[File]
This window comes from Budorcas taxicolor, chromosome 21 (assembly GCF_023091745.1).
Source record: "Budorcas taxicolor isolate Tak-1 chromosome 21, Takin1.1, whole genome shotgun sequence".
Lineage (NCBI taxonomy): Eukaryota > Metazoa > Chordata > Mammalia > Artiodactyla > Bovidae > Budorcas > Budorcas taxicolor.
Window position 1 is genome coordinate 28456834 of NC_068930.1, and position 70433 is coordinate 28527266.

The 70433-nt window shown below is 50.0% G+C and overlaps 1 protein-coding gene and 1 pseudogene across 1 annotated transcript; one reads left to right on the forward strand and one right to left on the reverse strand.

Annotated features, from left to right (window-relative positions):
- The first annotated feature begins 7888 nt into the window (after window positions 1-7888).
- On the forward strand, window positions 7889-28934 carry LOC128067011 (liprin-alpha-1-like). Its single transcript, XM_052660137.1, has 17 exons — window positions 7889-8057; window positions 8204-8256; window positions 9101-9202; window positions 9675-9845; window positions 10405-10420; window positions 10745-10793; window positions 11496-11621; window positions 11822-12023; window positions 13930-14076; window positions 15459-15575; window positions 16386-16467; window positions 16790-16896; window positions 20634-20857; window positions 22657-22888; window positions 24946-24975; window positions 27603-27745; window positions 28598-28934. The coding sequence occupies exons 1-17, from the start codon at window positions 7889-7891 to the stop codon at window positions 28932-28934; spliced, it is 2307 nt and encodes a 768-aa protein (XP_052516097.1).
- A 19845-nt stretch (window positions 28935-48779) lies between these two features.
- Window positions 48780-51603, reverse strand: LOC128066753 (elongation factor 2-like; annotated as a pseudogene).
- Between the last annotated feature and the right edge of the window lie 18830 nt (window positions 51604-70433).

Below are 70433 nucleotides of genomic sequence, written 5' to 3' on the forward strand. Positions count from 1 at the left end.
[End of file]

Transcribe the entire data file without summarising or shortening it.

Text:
This window comes from Budorcas taxicolor, chromosome 21 (assembly GCF_023091745.1).
Source record: "Budorcas taxicolor isolate Tak-1 chromosome 21, Takin1.1, whole genome shotgun sequence".
Lineage (NCBI taxonomy): Eukaryota > Metazoa > Chordata > Mammalia > Artiodactyla > Bovidae > Budorcas > Budorcas taxicolor.
Window position 1 is genome coordinate 28456834 of NC_068930.1, and position 70433 is coordinate 28527266.

The 70433-nt window shown below is 50.0% G+C and overlaps 1 protein-coding gene and 1 pseudogene across 1 annotated transcript; one reads left to right on the forward strand and one right to left on the reverse strand.

Annotated features, from left to right (window-relative positions):
- The first annotated feature begins 7888 nt into the window (after window positions 1-7888).
- On the forward strand, window positions 7889-28934 carry LOC128067011 (liprin-alpha-1-like). Its single transcript, XM_052660137.1, has 17 exons — window positions 7889-8057; window positions 8204-8256; window positions 9101-9202; window positions 9675-9845; window positions 10405-10420; window positions 10745-10793; window positions 11496-11621; window positions 11822-12023; window positions 13930-14076; window positions 15459-15575; window positions 16386-16467; window positions 16790-16896; window positions 20634-20857; window positions 22657-22888; window positions 24946-24975; window positions 27603-27745; window positions 28598-28934. The coding sequence occupies exons 1-17, from the start codon at window positions 7889-7891 to the stop codon at window positions 28932-28934; spliced, it is 2307 nt and encodes a 768-aa protein (XP_052516097.1).
- A 19845-nt stretch (window positions 28935-48779) lies between these two features.
- Window positions 48780-51603, reverse strand: LOC128066753 (elongation factor 2-like; annotated as a pseudogene).
- Between the last annotated feature and the right edge of the window lie 18830 nt (window positions 51604-70433).

Below are 70433 nucleotides of genomic sequence, written 5' to 3' on the forward strand. Positions count from 1 at the left end.